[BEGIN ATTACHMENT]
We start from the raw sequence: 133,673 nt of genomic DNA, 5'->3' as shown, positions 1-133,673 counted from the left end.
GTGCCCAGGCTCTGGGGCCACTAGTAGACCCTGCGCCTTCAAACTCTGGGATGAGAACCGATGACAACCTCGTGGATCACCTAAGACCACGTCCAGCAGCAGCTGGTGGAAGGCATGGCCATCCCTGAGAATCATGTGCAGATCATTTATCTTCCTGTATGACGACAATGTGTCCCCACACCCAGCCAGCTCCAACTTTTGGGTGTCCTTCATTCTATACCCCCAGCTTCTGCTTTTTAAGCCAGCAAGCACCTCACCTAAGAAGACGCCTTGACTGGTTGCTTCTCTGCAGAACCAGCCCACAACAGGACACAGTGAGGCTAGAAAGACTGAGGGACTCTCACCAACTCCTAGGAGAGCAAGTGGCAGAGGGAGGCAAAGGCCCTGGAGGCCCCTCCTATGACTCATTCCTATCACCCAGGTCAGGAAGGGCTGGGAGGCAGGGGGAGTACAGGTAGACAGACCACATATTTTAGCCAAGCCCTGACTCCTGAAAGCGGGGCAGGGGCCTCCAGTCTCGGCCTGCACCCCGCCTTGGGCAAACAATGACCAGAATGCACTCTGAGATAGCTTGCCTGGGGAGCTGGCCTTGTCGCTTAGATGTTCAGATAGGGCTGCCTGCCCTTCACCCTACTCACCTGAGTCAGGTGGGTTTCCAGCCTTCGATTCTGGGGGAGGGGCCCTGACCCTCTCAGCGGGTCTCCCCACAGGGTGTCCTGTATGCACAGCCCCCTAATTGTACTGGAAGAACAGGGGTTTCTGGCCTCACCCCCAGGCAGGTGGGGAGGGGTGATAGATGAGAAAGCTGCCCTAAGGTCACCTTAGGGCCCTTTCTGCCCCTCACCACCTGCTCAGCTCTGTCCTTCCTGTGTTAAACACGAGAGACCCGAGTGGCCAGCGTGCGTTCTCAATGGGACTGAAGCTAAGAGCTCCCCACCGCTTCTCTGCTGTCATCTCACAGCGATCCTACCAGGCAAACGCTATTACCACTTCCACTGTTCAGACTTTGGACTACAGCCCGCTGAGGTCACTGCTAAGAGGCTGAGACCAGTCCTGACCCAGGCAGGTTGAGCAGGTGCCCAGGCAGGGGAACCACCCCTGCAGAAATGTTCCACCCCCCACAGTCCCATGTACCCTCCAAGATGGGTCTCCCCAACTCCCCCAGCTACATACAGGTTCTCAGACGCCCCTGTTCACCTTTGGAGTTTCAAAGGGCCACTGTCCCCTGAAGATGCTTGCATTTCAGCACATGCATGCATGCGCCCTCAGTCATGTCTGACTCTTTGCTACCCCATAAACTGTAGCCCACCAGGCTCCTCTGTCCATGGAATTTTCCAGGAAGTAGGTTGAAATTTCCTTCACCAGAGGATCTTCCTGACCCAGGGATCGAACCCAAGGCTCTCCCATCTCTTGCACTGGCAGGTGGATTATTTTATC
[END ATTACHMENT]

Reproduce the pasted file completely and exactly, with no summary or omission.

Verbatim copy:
We start from the raw sequence: 133,673 nt of genomic DNA, 5'->3' as shown, positions 1-133,673 counted from the left end.
GTGCCCAGGCTCTGGGGCCACTAGTAGACCCTGCGCCTTCAAACTCTGGGATGAGAACCGATGACAACCTCGTGGATCACCTAAGACCACGTCCAGCAGCAGCTGGTGGAAGGCATGGCCATCCCTGAGAATCATGTGCAGATCATTTATCTTCCTGTATGACGACAATGTGTCCCCACACCCAGCCAGCTCCAACTTTTGGGTGTCCTTCATTCTATACCCCCAGCTTCTGCTTTTTAAGCCAGCAAGCACCTCACCTAAGAAGACGCCTTGACTGGTTGCTTCTCTGCAGAACCAGCCCACAACAGGACACAGTGAGGCTAGAAAGACTGAGGGACTCTCACCAACTCCTAGGAGAGCAAGTGGCAGAGGGAGGCAAAGGCCCTGGAGGCCCCTCCTATGACTCATTCCTATCACCCAGGTCAGGAAGGGCTGGGAGGCAGGGGGAGTACAGGTAGACAGACCACATATTTTAGCCAAGCCCTGACTCCTGAAAGCGGGGCAGGGGCCTCCAGTCTCGGCCTGCACCCCGCCTTGGGCAAACAATGACCAGAATGCACTCTGAGATAGCTTGCCTGGGGAGCTGGCCTTGTCGCTTAGATGTTCAGATAGGGCTGCCTGCCCTTCACCCTACTCACCTGAGTCAGGTGGGTTTCCAGCCTTCGATTCTGGGGGAGGGGCCCTGACCCTCTCAGCGGGTCTCCCCACAGGGTGTCCTGTATGCACAGCCCCCTAATTGTACTGGAAGAACAGGGGTTTCTGGCCTCACCCCCAGGCAGGTGGGGAGGGGTGATAGATGAGAAAGCTGCCCTAAGGTCACCTTAGGGCCCTTTCTGCCCCTCACCACCTGCTCAGCTCTGTCCTTCCTGTGTTAAACACGAGAGACCCGAGTGGCCAGCGTGCGTTCTCAATGGGACTGAAGCTAAGAGCTCCCCACCGCTTCTCTGCTGTCATCTCACAGCGATCCTACCAGGCAAACGCTATTACCACTTCCACTGTTCAGACTTTGGACTACAGCCCGCTGAGGTCACTGCTAAGAGGCTGAGACCAGTCCTGACCCAGGCAGGTTGAGCAGGTGCCCAGGCAGGGGAACCACCCCTGCAGAAATGTTCCACCCCCCACAGTCCCATGTACCCTCCAAGATGGGTCTCCCCAACTCCCCCAGCTACATACAGGTTCTCAGACGCCCCTGTTCACCTTTGGAGTTTCAAAGGGCCACTGTCCCCTGAAGATGCTTGCATTTCAGCACATGCATGCATGCGCCCTCAGTCATGTCTGACTCTTTGCTACCCCATAAACTGTAGCCCACCAGGCTCCTCTGTCCATGGAATTTTCCAGGAAGTAGGTTGAAATTTCCTTCACCAGAGGATCTTCCTGACCCAGGGATCGAACCCAAGGCTCTCCCATCTCTTGCACTGGCAGGTGGATTATTTTATC